Have you considered water for cooling your PC? The received wisdom suggests you probably haven't. Computer components have been getting gradually more efficient and cooler running, while at the same time traditional fan and metal heatsinks have improved in design to the point that they're often more efficient than water coolers and cost a lot less.
According to some industry insiders, however, water cooling is undergoing something of a renaissance. Baroque designs and piping are back in fashion, so they say, and demand for water cooling has never been higher.
Actual figures are hard to come by, mind. Gartner and other analysts don't really track the types of cooler PC owners are custom fitting to their machines, and any evidence one way or the other is entirely anecdotal. What's almost certain, though, is that reports of the demise of the water cooler have been greatly exaggerated.
I was first alerted to the possibility that watercooling was back by the launch of a new shop specifically designed for watercooling by Overclockers.co.uk. The site has been typical of most over recent years, gradually reducing its stock of liquid chilled heatsinks to a handful of all in one sealed units like the Antec Kuhler range which, while very effective, aren't really as exciting or personalised as plumbing your own pipes. Last week, however, Overclockers announced its new Tech Lab , headed up by Richard O'Neill. He says the new shop is entirely a response to consumer demand.
“The way I see it is that customers speak with their money,” O'Neill says, “The activity in our watercooling section of our forums and the week on week development of watercooling is staggering, especially as it is such a niche group.”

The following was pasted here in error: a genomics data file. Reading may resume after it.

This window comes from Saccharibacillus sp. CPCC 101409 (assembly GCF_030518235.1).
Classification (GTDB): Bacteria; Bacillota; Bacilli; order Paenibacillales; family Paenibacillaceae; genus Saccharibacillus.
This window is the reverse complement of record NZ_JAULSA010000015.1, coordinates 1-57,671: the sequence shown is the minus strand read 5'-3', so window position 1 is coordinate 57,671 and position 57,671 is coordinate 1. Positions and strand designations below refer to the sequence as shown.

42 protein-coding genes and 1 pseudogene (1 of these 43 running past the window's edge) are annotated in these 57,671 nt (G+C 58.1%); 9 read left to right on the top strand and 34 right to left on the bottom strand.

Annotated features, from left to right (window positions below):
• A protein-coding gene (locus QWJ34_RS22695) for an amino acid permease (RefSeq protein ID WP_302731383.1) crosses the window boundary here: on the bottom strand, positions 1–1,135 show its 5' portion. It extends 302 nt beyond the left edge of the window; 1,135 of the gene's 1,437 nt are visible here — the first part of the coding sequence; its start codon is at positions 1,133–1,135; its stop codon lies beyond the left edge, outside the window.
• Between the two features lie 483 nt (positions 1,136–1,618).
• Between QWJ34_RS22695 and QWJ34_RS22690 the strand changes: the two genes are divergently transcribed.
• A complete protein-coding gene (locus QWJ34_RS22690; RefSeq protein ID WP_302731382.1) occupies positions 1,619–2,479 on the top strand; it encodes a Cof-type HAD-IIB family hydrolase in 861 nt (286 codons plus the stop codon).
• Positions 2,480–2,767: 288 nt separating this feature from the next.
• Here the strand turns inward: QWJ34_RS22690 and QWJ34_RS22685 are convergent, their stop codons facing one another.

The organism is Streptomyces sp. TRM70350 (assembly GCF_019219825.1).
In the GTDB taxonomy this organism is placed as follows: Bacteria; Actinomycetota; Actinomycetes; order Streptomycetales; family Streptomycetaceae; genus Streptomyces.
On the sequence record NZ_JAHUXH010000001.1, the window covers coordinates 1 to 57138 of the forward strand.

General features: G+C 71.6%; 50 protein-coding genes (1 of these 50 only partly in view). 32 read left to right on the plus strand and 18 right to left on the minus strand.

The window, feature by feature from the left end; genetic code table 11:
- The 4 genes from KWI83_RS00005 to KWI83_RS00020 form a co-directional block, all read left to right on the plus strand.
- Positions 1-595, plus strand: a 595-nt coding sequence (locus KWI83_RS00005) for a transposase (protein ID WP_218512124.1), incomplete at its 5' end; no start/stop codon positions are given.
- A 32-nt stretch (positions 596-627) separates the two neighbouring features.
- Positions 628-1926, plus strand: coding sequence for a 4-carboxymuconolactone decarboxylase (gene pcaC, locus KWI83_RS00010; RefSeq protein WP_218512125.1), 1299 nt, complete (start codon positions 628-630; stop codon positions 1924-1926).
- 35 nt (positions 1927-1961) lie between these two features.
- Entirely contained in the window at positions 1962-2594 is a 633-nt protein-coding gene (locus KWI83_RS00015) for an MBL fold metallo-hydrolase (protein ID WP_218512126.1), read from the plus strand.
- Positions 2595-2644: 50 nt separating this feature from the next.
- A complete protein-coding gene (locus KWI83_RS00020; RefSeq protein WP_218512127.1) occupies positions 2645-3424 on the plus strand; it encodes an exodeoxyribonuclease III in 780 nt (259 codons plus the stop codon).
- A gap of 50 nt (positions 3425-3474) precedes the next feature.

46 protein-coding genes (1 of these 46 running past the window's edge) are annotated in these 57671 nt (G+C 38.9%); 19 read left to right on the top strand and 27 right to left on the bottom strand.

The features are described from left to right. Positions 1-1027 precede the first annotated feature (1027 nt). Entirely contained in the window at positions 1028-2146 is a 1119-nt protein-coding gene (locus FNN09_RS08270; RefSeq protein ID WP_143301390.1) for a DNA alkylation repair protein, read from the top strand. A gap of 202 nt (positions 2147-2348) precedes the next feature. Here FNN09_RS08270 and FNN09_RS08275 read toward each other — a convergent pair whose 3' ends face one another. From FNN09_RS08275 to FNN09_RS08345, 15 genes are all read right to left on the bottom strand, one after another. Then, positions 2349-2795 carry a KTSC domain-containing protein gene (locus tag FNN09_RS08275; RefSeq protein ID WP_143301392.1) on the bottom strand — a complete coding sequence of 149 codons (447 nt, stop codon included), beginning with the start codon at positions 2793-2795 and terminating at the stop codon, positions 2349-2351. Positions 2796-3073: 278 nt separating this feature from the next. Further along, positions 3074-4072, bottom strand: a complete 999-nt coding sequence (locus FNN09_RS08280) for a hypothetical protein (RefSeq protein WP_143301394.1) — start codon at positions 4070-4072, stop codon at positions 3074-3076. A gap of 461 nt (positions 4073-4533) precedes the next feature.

Quite how much money speaks that loudly O'Neil didn't mention, but he says it's enough to make the new site worthwhile.
“I would totally agree that watercooling is making a comeback,” he says, “Many users see watercooling as an investment because their loop will last many builds with maybe only a compatibility bracket being required for a new socket.”
Looking around at popular modding forums, it does seem that O'Neil might be right. There's a healthier number of posts at specialist sites like Bit-tech on the subject of modding than I've seen for years.
O'Neill, of course, has a new shop to promote, so I asked around other retailers to see what they said. Paul Lockey, from liquid cooling specialists XSPC says that he's also seen a significant increase in sales throughout 2011.
“We've had over 800,000 views on some of our forum threads,” Lockey says, “That would have been unheard of two or three years ago.”
Over at QuietPC.com , another retailer which has slowly replaced most bespoke water cooling kits with off the shelf sealed units, Glenn Garrett says that there's still a lot of interest around the stock it has kept on the shelves.
“[The Zalman Reserator] must be one of our longest standing products in its current form [unchanged since 2006]”, says Garrett, “Sales continue to be surprisingly strong.”
If water cooling – and case modding in general - is making a comeback, I'll be very happy indeed. Without mentioning the iPad (oops), there's a dreadful tendency to conformity and celebration of the bland within computing at the moment, which should be resisted at all costs. And since we don't need to upgrade as often as we used to, it makes absolute sense to me to spend more time fine tuning the case and performance into something unique.
There's an ongoing thread over on the PC Gamer forums for showing off your modded cases and watercooling set-ups. There's some excellent designs in there already (including Luciel's awesome horned beastie). I'm going to be keeping an eye on that thread over the next few weeks for signs of increased activity, and if we can get enough good looking PCs up there look at making it a regular feature for the mag and blog.
Show me what you've got.
Note – the images at the top of this post and above comes from the mighty Desk Art mod , one of my favourite designs currently doing the rounds. Beat that if you can.